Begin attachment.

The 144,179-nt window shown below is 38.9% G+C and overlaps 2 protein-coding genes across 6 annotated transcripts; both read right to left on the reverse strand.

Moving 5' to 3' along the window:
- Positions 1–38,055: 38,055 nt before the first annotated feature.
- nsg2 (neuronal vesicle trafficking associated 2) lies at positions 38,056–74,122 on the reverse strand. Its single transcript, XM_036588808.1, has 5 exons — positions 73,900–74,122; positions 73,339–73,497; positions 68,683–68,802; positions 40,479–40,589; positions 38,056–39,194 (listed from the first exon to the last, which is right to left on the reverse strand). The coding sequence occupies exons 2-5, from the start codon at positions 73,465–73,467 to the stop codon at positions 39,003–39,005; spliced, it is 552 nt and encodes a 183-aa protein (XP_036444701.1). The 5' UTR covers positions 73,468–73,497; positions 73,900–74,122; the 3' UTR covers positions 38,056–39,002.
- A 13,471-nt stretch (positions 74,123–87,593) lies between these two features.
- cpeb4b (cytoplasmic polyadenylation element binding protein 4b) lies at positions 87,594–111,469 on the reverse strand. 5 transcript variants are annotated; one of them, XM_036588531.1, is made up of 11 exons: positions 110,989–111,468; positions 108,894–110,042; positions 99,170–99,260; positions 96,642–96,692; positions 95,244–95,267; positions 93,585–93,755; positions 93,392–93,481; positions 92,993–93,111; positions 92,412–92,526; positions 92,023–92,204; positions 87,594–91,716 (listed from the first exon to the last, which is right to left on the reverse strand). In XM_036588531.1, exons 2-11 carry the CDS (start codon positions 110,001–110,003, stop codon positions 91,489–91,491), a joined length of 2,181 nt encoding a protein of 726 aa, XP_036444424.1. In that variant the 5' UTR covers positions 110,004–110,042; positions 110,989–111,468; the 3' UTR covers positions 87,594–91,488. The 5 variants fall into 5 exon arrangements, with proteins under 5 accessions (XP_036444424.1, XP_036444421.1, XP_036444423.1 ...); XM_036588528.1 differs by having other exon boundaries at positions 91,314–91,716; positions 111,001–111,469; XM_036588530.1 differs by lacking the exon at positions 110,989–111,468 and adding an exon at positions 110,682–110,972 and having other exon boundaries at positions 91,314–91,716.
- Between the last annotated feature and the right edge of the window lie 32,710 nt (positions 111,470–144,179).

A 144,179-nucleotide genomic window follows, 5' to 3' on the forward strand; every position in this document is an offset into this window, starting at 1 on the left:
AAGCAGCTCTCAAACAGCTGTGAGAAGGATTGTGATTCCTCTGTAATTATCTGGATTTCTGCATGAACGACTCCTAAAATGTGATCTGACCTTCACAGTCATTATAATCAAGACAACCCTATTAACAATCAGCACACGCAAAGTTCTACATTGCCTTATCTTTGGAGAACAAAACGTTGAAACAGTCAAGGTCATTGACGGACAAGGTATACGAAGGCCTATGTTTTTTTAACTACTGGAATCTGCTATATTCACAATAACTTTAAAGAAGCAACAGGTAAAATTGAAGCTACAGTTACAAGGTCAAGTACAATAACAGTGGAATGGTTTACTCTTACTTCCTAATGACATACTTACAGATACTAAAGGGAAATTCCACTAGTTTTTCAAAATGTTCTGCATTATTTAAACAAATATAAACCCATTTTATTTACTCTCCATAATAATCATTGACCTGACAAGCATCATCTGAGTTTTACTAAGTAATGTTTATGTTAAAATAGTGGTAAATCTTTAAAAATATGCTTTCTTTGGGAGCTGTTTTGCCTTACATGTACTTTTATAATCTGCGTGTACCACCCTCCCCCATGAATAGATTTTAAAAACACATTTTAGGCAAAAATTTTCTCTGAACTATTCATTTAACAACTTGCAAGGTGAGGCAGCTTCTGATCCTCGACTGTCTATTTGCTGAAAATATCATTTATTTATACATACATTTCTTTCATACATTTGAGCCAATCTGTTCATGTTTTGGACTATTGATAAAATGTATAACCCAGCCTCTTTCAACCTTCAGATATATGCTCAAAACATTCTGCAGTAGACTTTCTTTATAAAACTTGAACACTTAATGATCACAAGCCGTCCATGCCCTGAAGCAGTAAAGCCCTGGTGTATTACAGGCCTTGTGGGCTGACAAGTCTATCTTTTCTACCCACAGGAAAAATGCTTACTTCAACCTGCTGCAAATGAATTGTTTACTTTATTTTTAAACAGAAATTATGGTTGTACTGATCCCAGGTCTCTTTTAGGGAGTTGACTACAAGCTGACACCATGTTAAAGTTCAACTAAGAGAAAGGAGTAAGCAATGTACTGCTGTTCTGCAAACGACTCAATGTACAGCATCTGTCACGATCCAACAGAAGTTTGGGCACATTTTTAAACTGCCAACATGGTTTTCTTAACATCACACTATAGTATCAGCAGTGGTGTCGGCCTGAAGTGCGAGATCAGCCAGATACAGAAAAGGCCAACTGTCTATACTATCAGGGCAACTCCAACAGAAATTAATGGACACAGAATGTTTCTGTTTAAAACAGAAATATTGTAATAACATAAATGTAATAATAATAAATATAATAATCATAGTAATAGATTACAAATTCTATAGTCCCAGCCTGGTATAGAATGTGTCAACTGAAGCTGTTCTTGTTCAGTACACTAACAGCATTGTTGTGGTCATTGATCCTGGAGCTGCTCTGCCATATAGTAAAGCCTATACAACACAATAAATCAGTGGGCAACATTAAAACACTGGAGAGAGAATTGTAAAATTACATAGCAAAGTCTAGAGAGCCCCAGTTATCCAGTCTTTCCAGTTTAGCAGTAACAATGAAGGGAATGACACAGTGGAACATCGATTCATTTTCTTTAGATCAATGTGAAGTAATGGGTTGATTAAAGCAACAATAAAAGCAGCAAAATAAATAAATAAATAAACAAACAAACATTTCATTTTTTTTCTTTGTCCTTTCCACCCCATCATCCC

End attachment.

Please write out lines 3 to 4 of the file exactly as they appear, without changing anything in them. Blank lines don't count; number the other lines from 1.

- Positions 1–38,055: 38,055 nt before the first annotated feature.
- nsg2 (neuronal vesicle trafficking associated 2) lies at positions 38,056–74,122 on the reverse strand. Its single transcript, XM_036588808.1, has 5 exons — positions 73,900–74,122; positions 73,339–73,497; positions 68,683–68,802; positions 40,479–40,589; positions 38,056–39,194 (listed from the first exon to the last, which is right to left on the reverse strand). The coding sequence occupies exons 2-5, from the start codon at positions 73,465–73,467 to the stop codon at positions 39,003–39,005; spliced, it is 552 nt and encodes a 183-aa protein (XP_036444701.1). The 5' UTR covers positions 73,468–73,497; positions 73,900–74,122; the 3' UTR covers positions 38,056–39,002.